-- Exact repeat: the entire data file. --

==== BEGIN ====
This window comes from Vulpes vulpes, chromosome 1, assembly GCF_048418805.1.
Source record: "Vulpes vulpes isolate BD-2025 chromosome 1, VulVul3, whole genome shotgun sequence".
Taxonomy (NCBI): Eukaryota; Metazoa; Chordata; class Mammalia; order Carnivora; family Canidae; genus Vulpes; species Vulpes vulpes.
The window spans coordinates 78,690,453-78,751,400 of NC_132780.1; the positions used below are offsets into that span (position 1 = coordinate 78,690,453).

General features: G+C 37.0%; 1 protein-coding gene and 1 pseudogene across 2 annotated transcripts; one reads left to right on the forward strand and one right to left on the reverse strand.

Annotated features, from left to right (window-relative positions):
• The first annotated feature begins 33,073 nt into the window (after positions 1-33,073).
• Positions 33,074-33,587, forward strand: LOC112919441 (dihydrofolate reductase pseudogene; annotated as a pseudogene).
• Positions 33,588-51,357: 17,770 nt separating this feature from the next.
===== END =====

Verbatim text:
This window comes from Vulpes vulpes, chromosome 1, assembly GCF_048418805.1.
Source record: "Vulpes vulpes isolate BD-2025 chromosome 1, VulVul3, whole genome shotgun sequence".
Taxonomy (NCBI): Eukaryota; Metazoa; Chordata; class Mammalia; order Carnivora; family Canidae; genus Vulpes; species Vulpes vulpes.
The window spans coordinates 78,690,453-78,751,400 of NC_132780.1; the positions used below are offsets into that span (position 1 = coordinate 78,690,453).

General features: G+C 37.0%; 1 protein-coding gene and 1 pseudogene across 2 annotated transcripts; one reads left to right on the forward strand and one right to left on the reverse strand.

Annotated features, from left to right (window-relative positions):
• The first annotated feature begins 33,073 nt into the window (after positions 1-33,073).
• Positions 33,074-33,587, forward strand: LOC112919441 (dihydrofolate reductase pseudogene; annotated as a pseudogene).
• Positions 33,588-51,357: 17,770 nt separating this feature from the next.